<p>As far as choosing classes (especially seminars) I would caution against choosing them based on difficulty alone. In the case of seminars, most of them allow you to get acquainted with a topic that you should have at least some interest in before arriving on campus. I used my seminar as a tool to help me decide whether or not I wanted to actually major in a specific subject. That's the cool thing about your first year. Yes, you want to get top grades but you are also on a mission to figure out exactly what you want to study.</p>

<p>For seminars you will be able to choose your professors (seeing as though each professor only teaches one specific seminar - or at least most do)</p>

<p>Hawk, which seminars did you take and how were they?</p>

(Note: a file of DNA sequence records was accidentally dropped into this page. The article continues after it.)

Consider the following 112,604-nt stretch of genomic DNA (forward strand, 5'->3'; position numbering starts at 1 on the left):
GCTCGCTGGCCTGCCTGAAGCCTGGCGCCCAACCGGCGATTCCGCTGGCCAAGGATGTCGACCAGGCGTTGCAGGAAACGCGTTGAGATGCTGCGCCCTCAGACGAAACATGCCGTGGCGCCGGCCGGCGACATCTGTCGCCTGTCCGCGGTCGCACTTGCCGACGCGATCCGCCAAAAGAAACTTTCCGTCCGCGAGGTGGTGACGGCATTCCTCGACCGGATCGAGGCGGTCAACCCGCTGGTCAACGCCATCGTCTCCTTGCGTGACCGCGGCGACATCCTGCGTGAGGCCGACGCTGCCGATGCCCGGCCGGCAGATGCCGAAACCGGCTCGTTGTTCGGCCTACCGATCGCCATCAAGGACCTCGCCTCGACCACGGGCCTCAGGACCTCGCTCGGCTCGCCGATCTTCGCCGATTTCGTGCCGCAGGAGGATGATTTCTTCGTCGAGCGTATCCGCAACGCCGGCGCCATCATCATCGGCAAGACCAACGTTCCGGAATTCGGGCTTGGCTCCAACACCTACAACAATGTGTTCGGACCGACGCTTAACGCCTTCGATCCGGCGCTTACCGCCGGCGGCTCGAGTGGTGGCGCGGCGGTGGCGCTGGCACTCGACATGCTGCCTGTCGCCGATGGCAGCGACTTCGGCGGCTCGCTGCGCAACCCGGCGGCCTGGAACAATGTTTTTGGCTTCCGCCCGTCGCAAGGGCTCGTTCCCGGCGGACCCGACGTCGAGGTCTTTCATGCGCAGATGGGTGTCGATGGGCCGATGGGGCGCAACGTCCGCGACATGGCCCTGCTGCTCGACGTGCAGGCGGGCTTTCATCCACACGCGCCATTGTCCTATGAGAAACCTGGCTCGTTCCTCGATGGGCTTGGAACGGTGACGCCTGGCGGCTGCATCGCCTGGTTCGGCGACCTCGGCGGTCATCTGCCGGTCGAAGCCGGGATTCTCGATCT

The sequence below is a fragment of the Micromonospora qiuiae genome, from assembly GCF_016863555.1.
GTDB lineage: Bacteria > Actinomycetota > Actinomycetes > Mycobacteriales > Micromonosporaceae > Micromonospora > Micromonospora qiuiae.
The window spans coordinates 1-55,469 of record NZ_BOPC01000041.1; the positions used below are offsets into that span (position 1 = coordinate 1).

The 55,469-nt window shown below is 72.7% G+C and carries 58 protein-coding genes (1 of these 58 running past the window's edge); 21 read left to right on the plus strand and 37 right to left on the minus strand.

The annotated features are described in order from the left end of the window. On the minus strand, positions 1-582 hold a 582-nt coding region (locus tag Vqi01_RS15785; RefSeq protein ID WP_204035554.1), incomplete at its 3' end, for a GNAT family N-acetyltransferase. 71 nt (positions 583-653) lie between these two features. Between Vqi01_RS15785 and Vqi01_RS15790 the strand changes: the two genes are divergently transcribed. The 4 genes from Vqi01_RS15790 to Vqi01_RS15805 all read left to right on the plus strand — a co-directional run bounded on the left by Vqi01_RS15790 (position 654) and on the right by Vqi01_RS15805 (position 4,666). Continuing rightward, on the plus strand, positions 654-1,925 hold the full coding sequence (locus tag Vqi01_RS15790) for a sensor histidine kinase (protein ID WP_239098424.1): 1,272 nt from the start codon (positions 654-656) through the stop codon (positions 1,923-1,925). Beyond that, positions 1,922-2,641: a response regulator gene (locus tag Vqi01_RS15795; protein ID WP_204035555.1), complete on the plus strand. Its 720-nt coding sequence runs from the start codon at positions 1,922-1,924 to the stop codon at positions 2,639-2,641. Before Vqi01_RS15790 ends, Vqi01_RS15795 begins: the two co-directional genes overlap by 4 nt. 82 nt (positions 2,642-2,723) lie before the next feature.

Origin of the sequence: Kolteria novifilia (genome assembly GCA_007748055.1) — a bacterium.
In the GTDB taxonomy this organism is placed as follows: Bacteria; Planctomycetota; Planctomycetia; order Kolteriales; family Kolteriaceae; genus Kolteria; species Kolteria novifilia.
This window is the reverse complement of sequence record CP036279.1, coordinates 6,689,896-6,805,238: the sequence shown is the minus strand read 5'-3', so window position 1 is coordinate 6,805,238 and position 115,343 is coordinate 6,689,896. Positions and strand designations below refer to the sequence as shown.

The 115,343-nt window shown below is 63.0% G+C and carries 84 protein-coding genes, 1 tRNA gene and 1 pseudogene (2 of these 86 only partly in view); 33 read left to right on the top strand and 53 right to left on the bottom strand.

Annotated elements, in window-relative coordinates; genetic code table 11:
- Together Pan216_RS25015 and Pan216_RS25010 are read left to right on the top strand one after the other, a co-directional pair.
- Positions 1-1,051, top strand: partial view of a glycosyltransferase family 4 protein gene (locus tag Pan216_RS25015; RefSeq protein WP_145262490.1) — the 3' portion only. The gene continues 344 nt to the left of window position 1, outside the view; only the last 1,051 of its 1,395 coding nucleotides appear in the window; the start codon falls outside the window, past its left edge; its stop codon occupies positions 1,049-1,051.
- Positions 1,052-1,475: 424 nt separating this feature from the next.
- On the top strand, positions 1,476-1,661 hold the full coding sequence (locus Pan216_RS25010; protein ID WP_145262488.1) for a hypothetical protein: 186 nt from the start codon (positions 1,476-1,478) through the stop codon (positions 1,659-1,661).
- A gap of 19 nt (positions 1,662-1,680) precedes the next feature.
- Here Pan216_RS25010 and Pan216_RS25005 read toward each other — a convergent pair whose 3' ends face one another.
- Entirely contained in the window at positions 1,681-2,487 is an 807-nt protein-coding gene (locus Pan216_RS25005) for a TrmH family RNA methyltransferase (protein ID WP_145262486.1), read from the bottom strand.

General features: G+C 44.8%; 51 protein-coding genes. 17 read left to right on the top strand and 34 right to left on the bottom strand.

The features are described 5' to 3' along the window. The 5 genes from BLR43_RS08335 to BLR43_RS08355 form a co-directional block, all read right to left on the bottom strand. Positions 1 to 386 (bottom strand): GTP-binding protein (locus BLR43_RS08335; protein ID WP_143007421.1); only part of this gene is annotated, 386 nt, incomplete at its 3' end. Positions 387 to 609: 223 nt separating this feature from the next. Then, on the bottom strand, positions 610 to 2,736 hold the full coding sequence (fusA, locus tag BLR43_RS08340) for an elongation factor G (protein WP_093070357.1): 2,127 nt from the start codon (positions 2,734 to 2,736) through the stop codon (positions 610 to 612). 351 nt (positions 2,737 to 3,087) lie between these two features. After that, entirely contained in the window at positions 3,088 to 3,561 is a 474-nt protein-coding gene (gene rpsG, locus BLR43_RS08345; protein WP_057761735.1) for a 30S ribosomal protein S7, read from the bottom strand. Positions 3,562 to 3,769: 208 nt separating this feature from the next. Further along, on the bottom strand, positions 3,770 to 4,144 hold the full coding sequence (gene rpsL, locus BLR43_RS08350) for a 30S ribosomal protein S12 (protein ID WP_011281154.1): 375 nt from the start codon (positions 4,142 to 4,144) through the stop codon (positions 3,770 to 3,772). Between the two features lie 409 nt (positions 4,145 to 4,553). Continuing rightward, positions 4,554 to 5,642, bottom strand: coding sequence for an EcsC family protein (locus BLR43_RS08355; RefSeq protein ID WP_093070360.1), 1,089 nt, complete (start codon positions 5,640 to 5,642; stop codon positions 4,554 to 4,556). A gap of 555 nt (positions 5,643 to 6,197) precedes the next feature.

<p>I took a seminar about American Saints with Professor Kathleen Cummings. She is not teaching next year (she is taking a year off to research so she can write another book). I actually was very hesitant about the class initially, but after going through it, I really enjoyed the class. There was a lot of writing and reading, but I made it out alive, so it wasn't bad. Initially, for my first semester, here were a number that sounded interesting (one about WWII i think), but I also looked at a theology and philosophy seminar. I just went through the list, selected the ones that sounded interesting, went to and crossed off the teachers i did not like and then went from there.</p>